Political Science

 

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We were in the midst of text book adoption some years ago when an unexpected snag brought the process to a screeching halt. 

The Social Studies Departments across our district were asked to preview an array of textbooks in the Fall of 1994. Publishers had generously provided sample texts, and we had spent hours perusing different volumes, passing our professional preferences to our Social Studies Coordinator.

Government teachers decided unanimously that they would replace their current text with the same title they had used for some years. They agreed to adopt the newest edition of Magruders American Government; a trusty standard, and the hands-down favorite of 12th grade teachers across the country. Our instructors had ready-made units, lessons, speakers, ancillary materials,, film clips, debate resolutions, etc . . . and only required the newer books with updated factual information. And their task look like a done deal, but it wasn’t.

When presented with the teachers choice the Board of Trustees suddenly balked, viscerally unhappy with the recommendation, and for a reason no one could have predicted.

A tradition in Magruders American Government is placing a photo of the current first lady inside the front cover of the text. Lord, it might still have been Mamie Eisenhower in the tattered old volumes we were replacing. Prentice-Hall, smelling an easy sale, had shipped samples of the new edition, which sent the undertaking careening off the rails. The inside photo was of serving First Lady, Hillary Clinton, and these board members lost their minds.

I taught AP American History at that time, and thought nothing of reordering Thomas Bailey’s American Pageant, another classic. We had used this text for some time, and simply needed an updated edition. However, in light of the fiasco over Magruders, I too, found my text in the crosshairs.

Wearing an understanding, sympathetic expression the district coordinator said I had to prepare a defense of Pageant too, highlighting the merits of the book over others on the market. (Fair was fair, if one book was attacked for fallacious reasons, attack the rest—better optics). And it wasn’t that I minded writing the virtues of the book, I liked Pageant, but I did mind the time the effort took from my classroom. Plus, it was so annoying that I had to jump because Mrs. Clinton had the audacity to be the new First Lady, and our board thought the end days had commenced.

The Trump era has been in the making for quite some time. The politics of 2018 was clearly taking shape as early as the 1994. 

So Simple, So Basic

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Some social media platforms I’ve read lately insist public schools no longer teach this particular lesson, or that particular subject. And since I was a career history teacher, I want folks to understand that that isn’t necessarily the whole story. If your kids aren’t getting what you believe is important, the problem doesn’t lie in the public classroom. But before I delve into the obstacles, I’d like to describe a slice of my history course.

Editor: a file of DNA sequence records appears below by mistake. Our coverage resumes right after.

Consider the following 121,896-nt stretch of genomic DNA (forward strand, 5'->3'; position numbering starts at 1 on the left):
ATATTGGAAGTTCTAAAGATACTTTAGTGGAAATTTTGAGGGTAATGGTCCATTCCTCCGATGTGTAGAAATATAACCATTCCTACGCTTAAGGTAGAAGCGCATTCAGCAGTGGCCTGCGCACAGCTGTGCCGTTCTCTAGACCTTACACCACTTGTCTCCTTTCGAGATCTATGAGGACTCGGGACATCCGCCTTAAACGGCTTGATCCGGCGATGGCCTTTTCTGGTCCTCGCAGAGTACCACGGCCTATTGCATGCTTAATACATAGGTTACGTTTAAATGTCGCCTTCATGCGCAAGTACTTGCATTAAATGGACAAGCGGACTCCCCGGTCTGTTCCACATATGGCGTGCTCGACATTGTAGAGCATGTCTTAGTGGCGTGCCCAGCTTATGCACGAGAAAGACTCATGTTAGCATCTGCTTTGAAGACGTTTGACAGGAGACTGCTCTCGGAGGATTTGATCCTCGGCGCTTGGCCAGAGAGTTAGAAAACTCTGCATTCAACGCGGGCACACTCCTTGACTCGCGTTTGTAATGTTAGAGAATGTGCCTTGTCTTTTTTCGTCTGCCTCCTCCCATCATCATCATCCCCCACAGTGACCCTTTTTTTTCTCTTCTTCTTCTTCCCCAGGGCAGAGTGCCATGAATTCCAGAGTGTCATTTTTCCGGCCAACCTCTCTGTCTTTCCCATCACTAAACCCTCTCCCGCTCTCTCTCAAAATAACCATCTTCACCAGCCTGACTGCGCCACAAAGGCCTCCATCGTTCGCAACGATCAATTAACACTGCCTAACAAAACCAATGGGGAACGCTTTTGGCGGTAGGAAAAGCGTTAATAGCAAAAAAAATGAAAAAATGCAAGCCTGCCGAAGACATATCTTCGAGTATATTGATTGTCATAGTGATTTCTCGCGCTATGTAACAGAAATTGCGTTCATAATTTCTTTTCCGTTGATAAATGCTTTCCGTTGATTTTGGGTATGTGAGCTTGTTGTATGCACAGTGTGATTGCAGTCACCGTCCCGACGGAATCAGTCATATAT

For sophomores we began the year with the Age of Discovery. As part of this unit students mapped various Native Cultures, placing the Nootka in the Pacific Northwest, and the Seminole in the Florida peninsula. Southwestern natives lived in the desert, while the Onondaga hunted the forests of the Eastern Woodlands. From that beginning we shifted study to Europe, with the end of the Middle Ages. In the new emerging era, Columbus sailed to the Bahamas, and changed the world forever. By the end of the first semester, in December, America had defeated the British in the Revolutionary War, and a new government waited to take shape until the second semester began in January.

We covered it all. And did the same for the rest of the material, closing the school year with the Confederate defeat at Appomattox Courthouse, and the trial of Reconstruction. And that was only the sophomore course.

The story of America grows longer everyday, and that’s a good thing. It means we’re still here to record the narrative.

The drawbacks? Curriculum writers, in the interest of limited time, have had to decide what information stays and what is cut. For example, pre-Columbian America, described above, was jettisoned in order to add events that followed the Civil War. In short, where we once studied Native American culture in depth, we now focus on the post-Civil War genocide of those same people. What an impact this decision has left upon our young people!

When I was hired in the 1980’s our school district had one high school. Today there are five traditional secondary schools, and also a scattering of smaller alternatives. The district didn’t just grow, it exploded. To cope with this massive influx of students, administrators reworked our teaching schedule into what is called a 4X4 block. Under this more economical system, teachers were assigned 25% more students and lost 25% of instruction time. We became even more restricted in what we could reasonably cover in the history curriculum. (I called it drive-by history.)

On the heels of this massive overcrowding, came the legal mandates established by No Child Left Behind. Students were now required to take benchmark tests measuring what they had learned up to that grade level. Adult proctors would pull random kids out of class, typically in the middle of a lesson, often leaving only one or two students remaining in their desks. These exams ate up two weeks during the first semester, and another two weeks in the Spring.